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Tips on Getting Rid of Headaches

Updated on December 2, 2014


People will do almost anything to get rid of a headache. I have been experiencing headache and migraine since my teenage years and I have never been able to completely cure them. What I usually do is to lie down and try to relax my mind until I fall asleep. This treatment is just temporary. I get headaches frequently when sitting too long reading books and when staring at the computer screen too long. I also get headaches when lying down on the couch watching television on my side.

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The type of headache that I have been suffering is one that occurs on top of the head. According to research, headaches occurring on the top of the head are not as common as other types of headache and may be a type of neuralgia which is suffered by students and exhausted people to the extreme. Common descriptions of this headache are “a bolt pounded into my head” or one that “begins at the top of my head and runs down by back.” Do you encounter such conditions? The signs of a headache on top of the head could affect and aggravate eyes as well as the area around the eyes. This type of headache affects adolescents and adults more commonly. However, children can get it as well. My daughter has been suffering from headache since she was six years old. She is now eight years old. She is still having headaches but not as frequent as before. Because so much of the headache is attributed to stress, muscle relaxants sometimes prove helpful, as do antidepressants.


If you experience frequent headaches, you probably do not want to wait until one strikes to decide what to do about it. There are ways to head them off without drilling a hole in your head or even reaching for the pill bottle.

Eat meals on a regular basis. Skipping meals or going a long time between meals can bring on headaches caused by low blood sugar. By eating at regular times and including some protein food at least three times a day, you may be able to avoid some of the pain.

Keep a meal journal. Many foods seem to trigger headaches, but the same ones do not affect everybody the same. In order to help discover which food items lead to your headaches, make notes about the foods you eat and drink every single day.

A headache usually occurs three to 12 hours after eating a trigger food, but it can take even longer. Look back as far as 24 hours before the headache occurred to see what may have caused it. Some foods may be a problem when combined with other foods, but are okay when eaten alone. Therefore, it may be helpful to list ingredients on a pizza or in a casserole.


You may also want to make notes about your moods and activities. Some people find that the troublesome foods may not cause headaches except when they are under stress, fatigued, or at a particular time of their menstrual cycle. Alcohol, especially red wine, is one of the triggers most often reported in connection with other factors, like stress or fatigue.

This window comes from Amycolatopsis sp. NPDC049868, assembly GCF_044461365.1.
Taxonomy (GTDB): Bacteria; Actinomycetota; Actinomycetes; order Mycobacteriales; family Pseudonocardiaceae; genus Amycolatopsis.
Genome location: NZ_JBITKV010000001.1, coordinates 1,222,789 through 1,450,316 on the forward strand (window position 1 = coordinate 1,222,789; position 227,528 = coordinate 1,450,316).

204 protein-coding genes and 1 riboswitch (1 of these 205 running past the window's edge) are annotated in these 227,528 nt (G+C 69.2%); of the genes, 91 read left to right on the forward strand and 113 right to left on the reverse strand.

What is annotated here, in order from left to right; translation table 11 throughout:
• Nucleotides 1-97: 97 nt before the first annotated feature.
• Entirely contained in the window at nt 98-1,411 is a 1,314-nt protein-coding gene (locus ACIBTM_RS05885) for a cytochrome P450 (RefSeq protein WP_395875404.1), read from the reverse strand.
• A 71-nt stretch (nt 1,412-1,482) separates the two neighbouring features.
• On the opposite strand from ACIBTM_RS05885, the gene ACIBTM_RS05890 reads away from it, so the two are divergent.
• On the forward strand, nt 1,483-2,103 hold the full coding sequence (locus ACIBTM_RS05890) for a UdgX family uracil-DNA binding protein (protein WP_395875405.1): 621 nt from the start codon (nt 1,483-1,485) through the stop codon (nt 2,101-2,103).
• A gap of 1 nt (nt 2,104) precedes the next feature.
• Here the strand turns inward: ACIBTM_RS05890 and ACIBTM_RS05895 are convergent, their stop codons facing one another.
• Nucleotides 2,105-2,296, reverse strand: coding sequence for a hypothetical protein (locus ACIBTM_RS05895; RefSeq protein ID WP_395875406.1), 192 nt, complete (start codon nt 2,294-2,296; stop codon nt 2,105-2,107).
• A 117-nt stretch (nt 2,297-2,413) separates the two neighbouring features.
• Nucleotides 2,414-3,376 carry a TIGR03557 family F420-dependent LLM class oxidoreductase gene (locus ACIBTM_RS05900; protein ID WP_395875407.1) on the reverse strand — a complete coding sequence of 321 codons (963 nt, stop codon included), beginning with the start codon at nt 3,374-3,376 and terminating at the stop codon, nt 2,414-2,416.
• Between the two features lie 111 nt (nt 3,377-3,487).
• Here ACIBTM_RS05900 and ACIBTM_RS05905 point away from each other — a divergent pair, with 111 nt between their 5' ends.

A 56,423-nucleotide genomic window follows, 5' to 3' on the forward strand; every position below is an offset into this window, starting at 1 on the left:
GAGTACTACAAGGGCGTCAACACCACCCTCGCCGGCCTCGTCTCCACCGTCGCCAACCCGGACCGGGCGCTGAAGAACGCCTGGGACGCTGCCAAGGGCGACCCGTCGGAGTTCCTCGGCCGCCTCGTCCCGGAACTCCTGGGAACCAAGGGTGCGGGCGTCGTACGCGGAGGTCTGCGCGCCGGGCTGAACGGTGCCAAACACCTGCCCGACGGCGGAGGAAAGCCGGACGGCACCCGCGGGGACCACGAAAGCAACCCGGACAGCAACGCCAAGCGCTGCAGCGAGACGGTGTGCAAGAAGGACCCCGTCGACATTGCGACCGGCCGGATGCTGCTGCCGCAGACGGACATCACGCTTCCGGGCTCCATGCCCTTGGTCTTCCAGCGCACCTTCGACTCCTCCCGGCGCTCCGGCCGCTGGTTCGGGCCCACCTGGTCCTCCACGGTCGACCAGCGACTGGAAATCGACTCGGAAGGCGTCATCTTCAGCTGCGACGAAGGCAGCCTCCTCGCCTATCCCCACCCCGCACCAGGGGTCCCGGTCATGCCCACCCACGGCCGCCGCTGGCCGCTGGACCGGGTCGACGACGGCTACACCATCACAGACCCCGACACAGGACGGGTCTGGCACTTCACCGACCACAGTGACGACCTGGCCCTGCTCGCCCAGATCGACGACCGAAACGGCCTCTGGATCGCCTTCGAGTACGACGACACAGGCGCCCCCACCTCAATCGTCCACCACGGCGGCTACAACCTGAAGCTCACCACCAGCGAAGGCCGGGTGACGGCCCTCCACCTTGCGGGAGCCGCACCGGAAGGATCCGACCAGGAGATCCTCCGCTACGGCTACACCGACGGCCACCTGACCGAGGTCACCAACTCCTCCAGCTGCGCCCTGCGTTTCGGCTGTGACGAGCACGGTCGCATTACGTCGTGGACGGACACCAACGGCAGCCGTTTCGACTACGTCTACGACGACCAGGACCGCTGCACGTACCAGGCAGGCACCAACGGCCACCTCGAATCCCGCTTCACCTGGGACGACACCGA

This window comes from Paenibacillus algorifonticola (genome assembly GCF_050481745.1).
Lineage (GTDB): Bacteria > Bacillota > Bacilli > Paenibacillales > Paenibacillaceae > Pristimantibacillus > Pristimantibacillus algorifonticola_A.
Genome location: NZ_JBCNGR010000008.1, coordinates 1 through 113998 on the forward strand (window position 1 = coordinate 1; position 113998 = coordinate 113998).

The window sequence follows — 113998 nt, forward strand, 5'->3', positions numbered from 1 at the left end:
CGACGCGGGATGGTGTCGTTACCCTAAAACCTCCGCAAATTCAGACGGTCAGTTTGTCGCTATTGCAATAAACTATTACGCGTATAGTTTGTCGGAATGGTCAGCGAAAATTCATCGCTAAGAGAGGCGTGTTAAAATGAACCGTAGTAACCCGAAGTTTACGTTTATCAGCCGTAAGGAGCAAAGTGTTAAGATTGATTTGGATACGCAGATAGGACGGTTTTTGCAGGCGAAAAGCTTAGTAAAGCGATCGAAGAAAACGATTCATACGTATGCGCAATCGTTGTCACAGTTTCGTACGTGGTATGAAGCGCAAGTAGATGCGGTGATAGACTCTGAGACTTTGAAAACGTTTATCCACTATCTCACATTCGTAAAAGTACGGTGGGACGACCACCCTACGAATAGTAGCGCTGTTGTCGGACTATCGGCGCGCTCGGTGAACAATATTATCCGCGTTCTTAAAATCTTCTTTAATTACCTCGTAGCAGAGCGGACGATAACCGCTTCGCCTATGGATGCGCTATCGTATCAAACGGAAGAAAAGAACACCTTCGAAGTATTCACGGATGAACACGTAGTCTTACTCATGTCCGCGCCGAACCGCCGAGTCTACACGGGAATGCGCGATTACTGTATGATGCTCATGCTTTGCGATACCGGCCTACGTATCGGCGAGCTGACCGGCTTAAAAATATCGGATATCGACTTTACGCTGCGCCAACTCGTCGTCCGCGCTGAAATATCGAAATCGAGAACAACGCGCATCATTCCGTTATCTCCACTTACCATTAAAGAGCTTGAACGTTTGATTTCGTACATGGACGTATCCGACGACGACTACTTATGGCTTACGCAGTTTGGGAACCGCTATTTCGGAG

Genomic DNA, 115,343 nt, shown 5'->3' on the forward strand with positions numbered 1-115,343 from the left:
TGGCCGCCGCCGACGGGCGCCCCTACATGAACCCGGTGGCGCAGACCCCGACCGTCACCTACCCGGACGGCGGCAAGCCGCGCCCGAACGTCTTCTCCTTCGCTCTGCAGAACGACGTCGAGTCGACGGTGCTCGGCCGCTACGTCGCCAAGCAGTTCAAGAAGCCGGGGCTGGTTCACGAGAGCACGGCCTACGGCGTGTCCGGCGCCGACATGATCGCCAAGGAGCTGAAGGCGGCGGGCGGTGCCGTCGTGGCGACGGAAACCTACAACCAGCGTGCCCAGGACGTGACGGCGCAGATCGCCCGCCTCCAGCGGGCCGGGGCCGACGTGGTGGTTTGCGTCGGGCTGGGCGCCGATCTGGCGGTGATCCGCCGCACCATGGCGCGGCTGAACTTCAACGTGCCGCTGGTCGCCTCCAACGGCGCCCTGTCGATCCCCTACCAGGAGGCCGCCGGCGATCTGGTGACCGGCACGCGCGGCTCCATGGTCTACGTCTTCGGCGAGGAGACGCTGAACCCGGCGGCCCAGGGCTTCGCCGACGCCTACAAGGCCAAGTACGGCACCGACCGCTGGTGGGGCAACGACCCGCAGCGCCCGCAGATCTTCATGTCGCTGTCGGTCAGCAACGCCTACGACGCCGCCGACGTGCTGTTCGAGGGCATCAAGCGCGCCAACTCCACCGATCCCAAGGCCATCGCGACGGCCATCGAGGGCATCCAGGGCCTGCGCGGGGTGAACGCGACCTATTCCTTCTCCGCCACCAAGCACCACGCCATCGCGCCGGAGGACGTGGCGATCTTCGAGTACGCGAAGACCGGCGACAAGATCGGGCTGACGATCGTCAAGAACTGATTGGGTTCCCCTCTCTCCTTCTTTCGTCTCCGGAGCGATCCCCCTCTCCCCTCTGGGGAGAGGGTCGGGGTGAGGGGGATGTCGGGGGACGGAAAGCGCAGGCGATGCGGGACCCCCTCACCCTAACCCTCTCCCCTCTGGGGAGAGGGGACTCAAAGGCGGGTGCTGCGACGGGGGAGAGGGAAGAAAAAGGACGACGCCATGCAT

Avoid allergens. Although headaches usually result from a chemical in the food, sometimes an allergy is the cause. A 17-year-old girl in Italy suffered severe headaches off and on for more than 10 years. She had taken medication, but the headaches, which were not migraines, continued to get worse. She realized that a severe headache started every time she went into a kitchen where eggs were being fried. Tests showed she was allergic to eggs and milk. Since taking those out of her diet, she has been relatively headache-free.

Teach yourself to cope with headache on top of head through meditation. It is easier than it sounds. When you lie down to rest, close your eyes and focus your attention on the pain. This is an area where commitment will be necessary as focusing on pain can be intense. And it can almost seem to be unbearable as you think about it. Do not fight the pain, but rather accept it and, as the process becomes easier, so does the pain.

Often, pain is the body's way of letting us know we need rest. Statistics indicate the more time we spend in rest, the better chances the body has of healing itself and getting rid of headaches, including headache on top of head. We heal, grow, repair and regenerate while we are at rest.

Another helpful method is to put pressure by massaging on top of your head and around your eyes if you experience pain in those areas. This is a common headache related condition that I often experience. Just yesterday I started massaging around the skull of my eyes. I felt a lot better soon after and until today, I have not got any headaches and pain around my eyes and on top of my head. I also found out that the pain in my back is causing my headache to return more often. What I did was to get someone to massage the pain in my back. Then, everything is like magic. The pain is gone. Although it may not work for some people, it works for me. Hopefully this will continue till the next few days. Whenever the headaches return, why not try this method before reaching for the pills.

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